In 2008’s Baze and 2015’s Glossip, Thomas and Scalia went further. In both cases, they argued that, as originally understood, the Eighth Amendment only prohibited states from intentionally making executions more painful than they had to be. As Thomas wrote in Baze, an execution only infringes upon the Constitution when “terror, pain, or disgrace” are “superadded.” So long as a state does not “superadd” pain to an execution, it has complied with the Eighth Amendment. Thomas’ theory would effectively shut down challenges to every method of execution unless an inmate had (impossible to obtain) evidence that the state was sadistically and gratuitously increasing the pain of his death.
A majority of the court did not adopt Thomas’ view in either case. And in Bucklew, Gorsuch writes that “revisiting that debate isn’t necessary here.” But he then does exactly that--and adopts Thomas’ interpretation of the Eighth Amendment, effectively overruling 60 years of precedent.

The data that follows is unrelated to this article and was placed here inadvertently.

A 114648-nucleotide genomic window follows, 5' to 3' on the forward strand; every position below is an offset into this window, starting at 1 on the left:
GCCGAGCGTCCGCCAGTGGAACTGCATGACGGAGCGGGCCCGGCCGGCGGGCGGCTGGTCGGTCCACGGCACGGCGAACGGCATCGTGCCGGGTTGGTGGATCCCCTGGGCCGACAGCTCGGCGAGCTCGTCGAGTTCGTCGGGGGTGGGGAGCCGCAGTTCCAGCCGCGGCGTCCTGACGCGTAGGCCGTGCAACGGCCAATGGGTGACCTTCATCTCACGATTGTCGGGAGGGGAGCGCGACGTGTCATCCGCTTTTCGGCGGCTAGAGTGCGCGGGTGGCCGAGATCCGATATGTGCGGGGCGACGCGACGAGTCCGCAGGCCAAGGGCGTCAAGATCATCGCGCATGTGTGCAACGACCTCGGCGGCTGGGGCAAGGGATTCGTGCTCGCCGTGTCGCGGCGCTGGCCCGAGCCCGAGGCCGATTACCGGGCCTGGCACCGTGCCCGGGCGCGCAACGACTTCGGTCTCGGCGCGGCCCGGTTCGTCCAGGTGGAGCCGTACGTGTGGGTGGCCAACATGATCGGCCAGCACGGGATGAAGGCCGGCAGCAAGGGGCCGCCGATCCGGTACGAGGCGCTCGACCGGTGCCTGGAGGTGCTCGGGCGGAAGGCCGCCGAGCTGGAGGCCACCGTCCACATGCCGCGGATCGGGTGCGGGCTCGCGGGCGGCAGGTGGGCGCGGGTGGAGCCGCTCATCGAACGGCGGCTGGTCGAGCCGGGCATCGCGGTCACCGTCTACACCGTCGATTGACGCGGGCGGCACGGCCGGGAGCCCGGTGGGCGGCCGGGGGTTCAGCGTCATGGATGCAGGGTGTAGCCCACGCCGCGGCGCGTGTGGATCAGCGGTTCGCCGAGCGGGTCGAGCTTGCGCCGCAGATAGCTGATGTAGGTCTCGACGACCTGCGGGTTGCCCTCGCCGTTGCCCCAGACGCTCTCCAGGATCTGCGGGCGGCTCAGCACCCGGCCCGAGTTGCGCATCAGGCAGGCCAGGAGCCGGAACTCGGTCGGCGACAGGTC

Read the story on Slate
Lawyering While Black Police detain a Black lawyer, accuse him of impersonating a lawyer
It’s a shame there isn’t a tag for stories on The Root called “dumbassery on your tax dollars,” because I promise you, there would be at least one cop story filed there every day.
This latest example comes to us from Harford County, Md., where the local sheriff’s office now finds itself the subject of a complaint after one of its deputies detained a black attorney, insisting that he was impersonating a lawyer.
The complaint was filed by Rashad James, a legal aid attorney, who was at Harford County District Court on March 6 to expunge a client’s record. His client wasn’t at the courthouse that day, reports WBAL TV.
After James finished successfully arguing for the expungement, one brave deputy had the courage—the gumption—to stop James in the courtroom and question whether he was really a lawyer or just a black man impersonating one.